John Henry Newman was converted to
Christianity at age 15 and developed views close to
Calvinism in his early life. He was ordained an Anglican
priest after attending Oxford, and became the leader of
the Oxford Movement, a push to return to Catholic roots in Anglicism.
After much debate, he resigned from the Church of England and later
converted to Catholicism, where he was appointed Cardinal. This
interesting turn of events and roller-coaster of emotion is related in
Newman's autobiography, Apologia Pro Vita Sua ("a defense of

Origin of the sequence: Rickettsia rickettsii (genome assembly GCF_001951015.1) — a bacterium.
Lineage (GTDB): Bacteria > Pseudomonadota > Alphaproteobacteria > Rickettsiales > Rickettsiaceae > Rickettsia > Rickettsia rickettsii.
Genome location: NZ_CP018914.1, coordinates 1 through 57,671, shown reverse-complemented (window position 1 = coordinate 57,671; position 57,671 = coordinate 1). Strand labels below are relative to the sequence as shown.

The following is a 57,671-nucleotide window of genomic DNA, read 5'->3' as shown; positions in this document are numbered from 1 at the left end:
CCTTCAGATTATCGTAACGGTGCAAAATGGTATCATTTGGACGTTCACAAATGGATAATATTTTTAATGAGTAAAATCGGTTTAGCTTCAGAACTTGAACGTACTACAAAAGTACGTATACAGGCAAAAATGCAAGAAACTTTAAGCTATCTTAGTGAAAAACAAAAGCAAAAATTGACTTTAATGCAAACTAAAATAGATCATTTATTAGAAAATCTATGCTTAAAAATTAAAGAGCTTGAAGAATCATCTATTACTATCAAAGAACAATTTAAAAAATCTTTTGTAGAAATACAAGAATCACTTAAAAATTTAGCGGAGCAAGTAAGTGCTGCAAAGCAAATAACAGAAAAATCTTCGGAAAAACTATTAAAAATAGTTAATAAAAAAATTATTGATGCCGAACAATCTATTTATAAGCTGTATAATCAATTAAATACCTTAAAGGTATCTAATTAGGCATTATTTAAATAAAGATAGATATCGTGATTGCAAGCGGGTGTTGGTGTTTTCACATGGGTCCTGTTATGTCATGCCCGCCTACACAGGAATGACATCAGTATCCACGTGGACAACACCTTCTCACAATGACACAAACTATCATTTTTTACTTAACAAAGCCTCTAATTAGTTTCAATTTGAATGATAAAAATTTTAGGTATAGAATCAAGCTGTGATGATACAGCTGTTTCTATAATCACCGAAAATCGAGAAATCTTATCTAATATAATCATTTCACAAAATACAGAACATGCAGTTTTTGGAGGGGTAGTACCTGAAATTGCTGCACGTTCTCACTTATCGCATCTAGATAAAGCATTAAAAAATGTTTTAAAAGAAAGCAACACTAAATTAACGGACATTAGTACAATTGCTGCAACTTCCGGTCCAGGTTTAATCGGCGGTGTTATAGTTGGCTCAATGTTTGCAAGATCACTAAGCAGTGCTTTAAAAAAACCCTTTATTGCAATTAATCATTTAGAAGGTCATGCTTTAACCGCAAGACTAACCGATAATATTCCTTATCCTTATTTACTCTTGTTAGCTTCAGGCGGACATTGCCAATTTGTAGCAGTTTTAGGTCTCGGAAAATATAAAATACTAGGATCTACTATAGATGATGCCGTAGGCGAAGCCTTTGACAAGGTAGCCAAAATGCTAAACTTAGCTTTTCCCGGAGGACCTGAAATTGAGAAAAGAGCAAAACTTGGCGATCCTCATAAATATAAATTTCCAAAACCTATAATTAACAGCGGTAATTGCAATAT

life"). He was prompted to write the book after what he felt to be
unfair accusations were levied against him. It is, indeed, a spiritual
autobiography, detailing Newman's religious opinions over the course of
his life. The Cardinal's story is regarded on the same level as St.
Augustine's Confessions, and almost any reader will develop
Newman's zealous apologetics followed by periods of confusion. Coupled
with his eloquent prose and well-formed logic, Newman's testimony is an
inspiring read that, in the words of one reviewer, "explains all,
apologizes for nothing."